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Evergrande (3333) may push other bondholders ‘over the edge’: Analyst

By Ernie Sadashige

21:47, 10 December 2021

Evergrande Group logo with model house and falling dominos
Fitch Ratings downgraded Evergrande this week – Photo: Shutterstock

Evergrande may trigger a wave of in-court restructurings as foreign investors in Chinese real estate grow more concerned about the safety of their investments, a restructuring expert from Ernst & Young said on Friday.

Ben Pickering, a principal in Ernst & Young’s Restructuring Advisory Services group, said his firm is actively tracking 50 real estate companies in China ranging in size from Evergrande’s $39bn (£29.5bn) of debt to companies with $3–$4bn of borrowings.

“Bondholders were afraid to take any steps because they figured the Chinese government would fix it all,” said Pickering. “Now I think they are getting nervous because China Evergrande is the one that’s pushing them over the edge.”

Pickering spoke at a panel on real estate restructuring at the American Bankruptcy Institute’s Winter Leadership conference in Rancho Palos Verdes, California.

Fitch downgrades Evergrande

Fitch Ratings on Thursday downgraded Evergrande and its subsidiaries Hengda and Tianji to “Restricted Default” due to non-payment of coupons due on $645m of Tianji bonds.

“There has been no announcement from the company or the trustee regarding the coupon payments due 6 November for the two Tianji bonds after the grace periods lapsed. In addition, the company did not respond to our request for confirmation on the coupon payments. We are therefore assuming they were not paid,” Fitch said.

Earlier in the week, on Tuesday, Standard & Poor’s said a demand by a creditor that Evergrande repay $260m shows liquidity remains weak.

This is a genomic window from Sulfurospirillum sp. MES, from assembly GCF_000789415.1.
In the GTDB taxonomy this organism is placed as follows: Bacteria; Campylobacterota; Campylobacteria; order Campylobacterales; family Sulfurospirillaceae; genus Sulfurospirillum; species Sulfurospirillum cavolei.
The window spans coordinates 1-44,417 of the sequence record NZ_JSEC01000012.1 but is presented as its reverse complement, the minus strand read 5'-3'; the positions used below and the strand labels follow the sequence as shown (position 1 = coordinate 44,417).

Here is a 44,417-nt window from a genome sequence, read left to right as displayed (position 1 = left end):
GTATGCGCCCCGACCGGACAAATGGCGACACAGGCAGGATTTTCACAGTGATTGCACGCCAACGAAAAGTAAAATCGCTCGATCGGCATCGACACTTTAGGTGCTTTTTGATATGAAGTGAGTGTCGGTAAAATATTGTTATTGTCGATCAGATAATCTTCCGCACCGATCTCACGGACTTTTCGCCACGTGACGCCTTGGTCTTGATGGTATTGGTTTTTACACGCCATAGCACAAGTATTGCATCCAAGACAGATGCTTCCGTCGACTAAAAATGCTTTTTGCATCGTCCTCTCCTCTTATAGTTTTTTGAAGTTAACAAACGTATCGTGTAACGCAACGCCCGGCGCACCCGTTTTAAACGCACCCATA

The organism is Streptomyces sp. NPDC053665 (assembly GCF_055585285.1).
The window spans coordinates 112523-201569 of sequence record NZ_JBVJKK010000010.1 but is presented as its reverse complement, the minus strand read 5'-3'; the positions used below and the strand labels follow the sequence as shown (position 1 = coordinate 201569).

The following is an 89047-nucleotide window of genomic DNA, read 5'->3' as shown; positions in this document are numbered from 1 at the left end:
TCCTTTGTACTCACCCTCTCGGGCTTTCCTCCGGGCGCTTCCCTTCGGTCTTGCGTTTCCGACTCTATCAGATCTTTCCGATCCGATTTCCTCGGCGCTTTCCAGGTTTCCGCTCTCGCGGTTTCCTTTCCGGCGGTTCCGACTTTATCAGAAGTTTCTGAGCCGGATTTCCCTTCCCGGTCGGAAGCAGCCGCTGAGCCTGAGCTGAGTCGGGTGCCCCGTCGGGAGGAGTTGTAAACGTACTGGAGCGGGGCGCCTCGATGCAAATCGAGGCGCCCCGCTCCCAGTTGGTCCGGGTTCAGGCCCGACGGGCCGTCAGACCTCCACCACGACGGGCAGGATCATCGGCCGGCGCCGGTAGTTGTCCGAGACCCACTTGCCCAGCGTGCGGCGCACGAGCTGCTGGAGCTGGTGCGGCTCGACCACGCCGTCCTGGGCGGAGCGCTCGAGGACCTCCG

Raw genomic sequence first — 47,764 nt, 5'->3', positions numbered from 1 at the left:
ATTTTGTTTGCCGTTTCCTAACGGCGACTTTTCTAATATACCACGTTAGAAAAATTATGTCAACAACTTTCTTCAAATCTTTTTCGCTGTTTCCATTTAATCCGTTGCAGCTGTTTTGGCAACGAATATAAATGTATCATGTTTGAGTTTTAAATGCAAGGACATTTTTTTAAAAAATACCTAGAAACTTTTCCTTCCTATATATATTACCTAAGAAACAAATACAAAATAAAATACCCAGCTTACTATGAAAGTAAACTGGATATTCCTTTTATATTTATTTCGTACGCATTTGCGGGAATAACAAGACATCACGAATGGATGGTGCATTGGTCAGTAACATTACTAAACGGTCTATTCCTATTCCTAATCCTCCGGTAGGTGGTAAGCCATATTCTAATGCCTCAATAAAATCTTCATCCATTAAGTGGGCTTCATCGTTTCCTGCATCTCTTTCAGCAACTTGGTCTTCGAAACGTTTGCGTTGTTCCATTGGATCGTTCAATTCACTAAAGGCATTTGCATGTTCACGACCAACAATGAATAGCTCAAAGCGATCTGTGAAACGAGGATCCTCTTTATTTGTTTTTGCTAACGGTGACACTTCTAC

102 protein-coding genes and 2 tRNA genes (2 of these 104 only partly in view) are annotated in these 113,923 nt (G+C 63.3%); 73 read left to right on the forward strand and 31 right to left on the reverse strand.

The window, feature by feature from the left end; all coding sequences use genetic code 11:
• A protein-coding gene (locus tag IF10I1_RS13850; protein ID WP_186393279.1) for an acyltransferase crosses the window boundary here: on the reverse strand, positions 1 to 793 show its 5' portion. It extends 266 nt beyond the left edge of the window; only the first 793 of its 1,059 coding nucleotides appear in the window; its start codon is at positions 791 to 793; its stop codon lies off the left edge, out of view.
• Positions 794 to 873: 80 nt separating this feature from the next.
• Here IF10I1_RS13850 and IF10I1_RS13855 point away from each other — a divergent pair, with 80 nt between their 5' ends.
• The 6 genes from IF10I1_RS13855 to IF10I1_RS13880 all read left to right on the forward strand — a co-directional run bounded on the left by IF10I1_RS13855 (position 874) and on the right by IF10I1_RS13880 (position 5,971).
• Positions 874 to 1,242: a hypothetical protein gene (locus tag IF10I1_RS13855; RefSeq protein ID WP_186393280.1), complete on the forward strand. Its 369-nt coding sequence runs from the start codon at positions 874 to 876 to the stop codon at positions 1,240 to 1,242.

“We continue to believe that a default by the Chinese developer looks inevitable,” S&P said.

Foreign bondholders ‘left holding the bag’

Pickering believes the Chinese government will protect all the local creditors, including buyers, suppliers and construction companies. Foreign holders will be “left holding the bag.”

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“I think that’s now beginning to come to light,” Pickering opined. “Now the plan is becoming pretty clear, which is ‘we’re not taking care of you, foreign bondholders.’”

As a result, Pickering said foreign debtors will look beyond Evergrande. He explained that many Chinese real estate entities have overseas ties, providing investors in the US and elsewhere indirect paths to remedies.

“They’re going to protect all the locals. Foreign holders are going to be left holding the bag. I think that’s now beginning to come to light.”
by EY's Ben Pickering on his expectations for Evergrande

Fantasia's troubles

Pickering used Fantasia Holdings Group as a potential example. The developer of luxury apartments went into default after failing to pay $206m of debt in October. The company further disclosed on 10 December that it received a notice from TFI Securities and Futures Limited that Fantasia did not pay $97m owed.

Pickering explained that although Fantasia has Chinese owners, the holding company below that is located in the Cayman Islands, with spurs in the British Virgin Islands, Cayman Islands, the Bahamas and Bermuda.

This sprawl leaves Fantasia and similarly structured companies vulnerable to court actions outside China.

For example, creditors could seek a court order in the Caymen Islands. Should the order be granted, the creditors could then seek a Chapter 15 proceeding in the US. Such an action allows the US Bankruptcy Court to give foreign proceedings the force of law within the US court system.

“(A) lot of these (Chinese real estate companies) have US assets. So how do you get to the US assets for the benefit of the US bondholders? Through a liquidation order from a provisional liquidation status,” Pickering said. “We are beginning to see a lot of these now. We got appointed as a receiver in one.”

Read more: Fitch gives Chinese real estate developers default ratings

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